After passing through Powers Marine Park, the trolley passes under the west end of the Sellwood Bridge, the southernmost Willamette River Bridge that is technically within Portland. Sellwood, on the east side of the river, was annexed into Portland in 1893. The Sellwood Bridge is a four-span continuous-truss bridge. It opened on December 15, 1925, and is one of only three pre-1941 continuous-truss bridges in Oregon. It was designed by Gustav Lindenthal, who also designed Portland's Burnside Bridge and Ross Island Bridge and New York City's Hell Gate Bridge and Queensboro Bridge. The total length of the bridge is 1,971 feet. The four main spans form a 1,092-foot continuous Warren deck truss. The two center spans are each 300 feet long, while the other two are 246 feet long. Steel girders from the first Burnside Bridge, built in 1894, were used in the approaches of the Sellwood Bridge. The steel was fabricated by the Judson Manufacturing Company and the bridge was constructed by Gilpin Construction Company of Portland. The bridge was built at a cost of $541,000.
The two-lane bridge features a 24-foot roadway with a single 4'-3" sidewalk on the north side. It has 75 feet of vertical clearance. It is the busiest two-lane bridge in Oregon. Cracks discovered in the approaches in January 2004 led to the weight limit being lowered to 10 tons. Construction of a new Sellwood Bridge began in December 2011, with completion scheduled for January 2016. The old Sellwood Bridge will then be demolished.
North of the Sellwood Bridge is this railroad crossing leading to the Macadam Bay Yacht Club and Butterfly Park.
At this crossing another Magnetic Flagman "wig-wag" stands guard with its unique banner.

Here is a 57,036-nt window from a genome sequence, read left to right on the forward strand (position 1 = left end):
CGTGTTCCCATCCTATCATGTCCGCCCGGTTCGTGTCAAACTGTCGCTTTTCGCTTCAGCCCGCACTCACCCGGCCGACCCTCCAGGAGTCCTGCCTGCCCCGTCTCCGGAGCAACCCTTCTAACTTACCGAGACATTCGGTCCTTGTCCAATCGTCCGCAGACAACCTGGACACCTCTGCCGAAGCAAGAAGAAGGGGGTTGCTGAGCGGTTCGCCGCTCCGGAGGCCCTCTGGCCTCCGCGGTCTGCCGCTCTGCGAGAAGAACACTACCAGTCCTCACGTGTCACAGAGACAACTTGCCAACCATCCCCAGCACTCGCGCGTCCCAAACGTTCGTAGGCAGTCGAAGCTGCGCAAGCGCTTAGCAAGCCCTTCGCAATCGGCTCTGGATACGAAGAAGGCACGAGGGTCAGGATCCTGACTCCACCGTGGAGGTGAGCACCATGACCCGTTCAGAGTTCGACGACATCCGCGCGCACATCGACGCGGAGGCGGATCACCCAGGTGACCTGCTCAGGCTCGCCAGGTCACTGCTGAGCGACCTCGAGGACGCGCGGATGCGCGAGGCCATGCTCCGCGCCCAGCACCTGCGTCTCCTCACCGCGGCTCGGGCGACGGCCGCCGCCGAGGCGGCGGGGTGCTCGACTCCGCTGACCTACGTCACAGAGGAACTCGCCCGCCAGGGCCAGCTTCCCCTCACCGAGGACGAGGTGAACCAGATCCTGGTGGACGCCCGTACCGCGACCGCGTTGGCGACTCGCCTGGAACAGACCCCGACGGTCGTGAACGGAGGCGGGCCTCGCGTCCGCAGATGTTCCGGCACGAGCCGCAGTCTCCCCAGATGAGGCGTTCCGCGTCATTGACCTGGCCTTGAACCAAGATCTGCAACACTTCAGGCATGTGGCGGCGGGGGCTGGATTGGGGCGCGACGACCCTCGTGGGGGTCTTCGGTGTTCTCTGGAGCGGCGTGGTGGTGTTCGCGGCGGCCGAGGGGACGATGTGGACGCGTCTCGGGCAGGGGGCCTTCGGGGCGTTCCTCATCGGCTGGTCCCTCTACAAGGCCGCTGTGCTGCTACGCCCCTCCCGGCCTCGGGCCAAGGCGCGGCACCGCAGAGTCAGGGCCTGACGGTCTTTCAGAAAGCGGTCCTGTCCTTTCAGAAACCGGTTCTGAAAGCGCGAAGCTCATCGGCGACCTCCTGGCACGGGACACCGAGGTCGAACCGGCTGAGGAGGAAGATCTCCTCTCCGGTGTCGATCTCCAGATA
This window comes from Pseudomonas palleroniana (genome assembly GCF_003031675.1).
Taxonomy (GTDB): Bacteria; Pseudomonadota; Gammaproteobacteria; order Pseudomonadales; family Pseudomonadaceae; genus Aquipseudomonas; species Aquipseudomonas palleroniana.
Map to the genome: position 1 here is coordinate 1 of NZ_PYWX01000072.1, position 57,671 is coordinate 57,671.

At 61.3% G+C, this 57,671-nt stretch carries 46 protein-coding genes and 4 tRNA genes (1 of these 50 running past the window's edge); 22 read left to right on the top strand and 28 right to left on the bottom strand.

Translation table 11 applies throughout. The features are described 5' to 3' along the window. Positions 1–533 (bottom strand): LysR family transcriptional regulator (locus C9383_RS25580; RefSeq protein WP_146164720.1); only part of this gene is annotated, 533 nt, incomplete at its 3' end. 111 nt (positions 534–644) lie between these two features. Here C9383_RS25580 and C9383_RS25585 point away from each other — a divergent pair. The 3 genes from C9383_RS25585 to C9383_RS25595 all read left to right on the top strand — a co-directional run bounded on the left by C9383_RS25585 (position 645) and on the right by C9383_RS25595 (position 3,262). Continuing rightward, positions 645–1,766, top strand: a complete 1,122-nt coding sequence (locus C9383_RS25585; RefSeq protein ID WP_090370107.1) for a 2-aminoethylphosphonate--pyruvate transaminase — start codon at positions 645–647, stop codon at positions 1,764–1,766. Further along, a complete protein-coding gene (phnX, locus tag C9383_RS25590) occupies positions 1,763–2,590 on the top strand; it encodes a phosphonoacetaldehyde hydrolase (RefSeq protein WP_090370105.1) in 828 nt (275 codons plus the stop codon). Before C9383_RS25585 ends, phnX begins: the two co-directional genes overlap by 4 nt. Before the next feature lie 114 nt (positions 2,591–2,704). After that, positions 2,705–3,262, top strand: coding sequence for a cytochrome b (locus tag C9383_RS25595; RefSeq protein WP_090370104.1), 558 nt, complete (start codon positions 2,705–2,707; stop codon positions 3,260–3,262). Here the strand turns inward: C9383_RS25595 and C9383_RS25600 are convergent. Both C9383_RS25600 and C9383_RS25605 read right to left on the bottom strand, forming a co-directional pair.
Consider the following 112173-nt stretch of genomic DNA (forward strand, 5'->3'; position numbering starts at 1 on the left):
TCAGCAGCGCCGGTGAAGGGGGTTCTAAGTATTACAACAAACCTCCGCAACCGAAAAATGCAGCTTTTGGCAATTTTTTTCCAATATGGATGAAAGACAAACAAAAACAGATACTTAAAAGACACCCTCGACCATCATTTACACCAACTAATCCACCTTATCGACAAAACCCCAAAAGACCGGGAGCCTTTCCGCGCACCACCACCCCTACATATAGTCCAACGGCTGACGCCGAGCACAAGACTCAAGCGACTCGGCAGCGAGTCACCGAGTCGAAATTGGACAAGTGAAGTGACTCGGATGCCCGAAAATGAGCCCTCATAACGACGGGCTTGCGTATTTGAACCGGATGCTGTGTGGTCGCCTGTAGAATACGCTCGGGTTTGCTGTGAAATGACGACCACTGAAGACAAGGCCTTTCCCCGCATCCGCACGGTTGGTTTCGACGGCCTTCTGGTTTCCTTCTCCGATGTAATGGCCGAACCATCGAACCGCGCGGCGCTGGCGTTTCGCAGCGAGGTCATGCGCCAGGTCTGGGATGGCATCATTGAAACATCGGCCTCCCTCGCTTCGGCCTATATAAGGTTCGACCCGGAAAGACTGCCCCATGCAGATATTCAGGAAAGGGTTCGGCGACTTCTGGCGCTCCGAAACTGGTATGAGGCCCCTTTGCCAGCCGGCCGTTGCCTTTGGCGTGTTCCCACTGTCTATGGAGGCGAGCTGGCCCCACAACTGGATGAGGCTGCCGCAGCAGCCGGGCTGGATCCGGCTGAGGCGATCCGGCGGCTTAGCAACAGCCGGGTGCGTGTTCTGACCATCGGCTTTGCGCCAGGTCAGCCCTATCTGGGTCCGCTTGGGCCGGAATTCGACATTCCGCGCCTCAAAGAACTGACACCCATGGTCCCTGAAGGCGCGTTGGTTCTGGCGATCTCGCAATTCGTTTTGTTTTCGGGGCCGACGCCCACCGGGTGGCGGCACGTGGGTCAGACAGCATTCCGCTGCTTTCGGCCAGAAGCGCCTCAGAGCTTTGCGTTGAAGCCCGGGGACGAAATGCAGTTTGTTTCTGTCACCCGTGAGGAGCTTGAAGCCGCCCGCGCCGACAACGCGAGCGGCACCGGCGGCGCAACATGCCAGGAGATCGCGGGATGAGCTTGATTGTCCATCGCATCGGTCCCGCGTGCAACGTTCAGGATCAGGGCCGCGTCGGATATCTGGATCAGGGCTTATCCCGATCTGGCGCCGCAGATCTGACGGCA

This wig-wag is plainly visible from SW Macadam Avenue/Oregon Highway 43.
This Magnetic Flagman "wig-wag" stood at the Nebraska Street crossing near the entrance to Willamette Park.
This signal was struck by a vehicle in early 2008 and had to be removed. A member of the trolley crew must now manually flag the crossing.
The banner shaft of this crossing was decorated with the text of Proverbs 15:3, "The eyes of the Lord are in every place beholding the evil and the good." in tiny lettering.
The banner was still painted in an earlier "Stop for Trolley" paint scheme.
The Willamette Shore Trolley's north terminus was originally at Riverplace, just south of downtown Portland.
In May 2004 it was cut back to SW Bancroft Street & Moody Avenue and the Bancroft Street Station become the north end of the line.
This video from August 31, 2008 shows segments of the entire Willamette Shore Trolley line.
The opening of Portland Streetcar's extension to Riverplace in 2005 required the cutback of the Willamette Shore Trolley line. The streetcar line was extended again into the South Waterfront, opening on August 17, 2007, running down SW Moody Avenue where the Willamette Shore Trolley once ran to SW Lowell Street, just one block north of the Bancroft Street Station.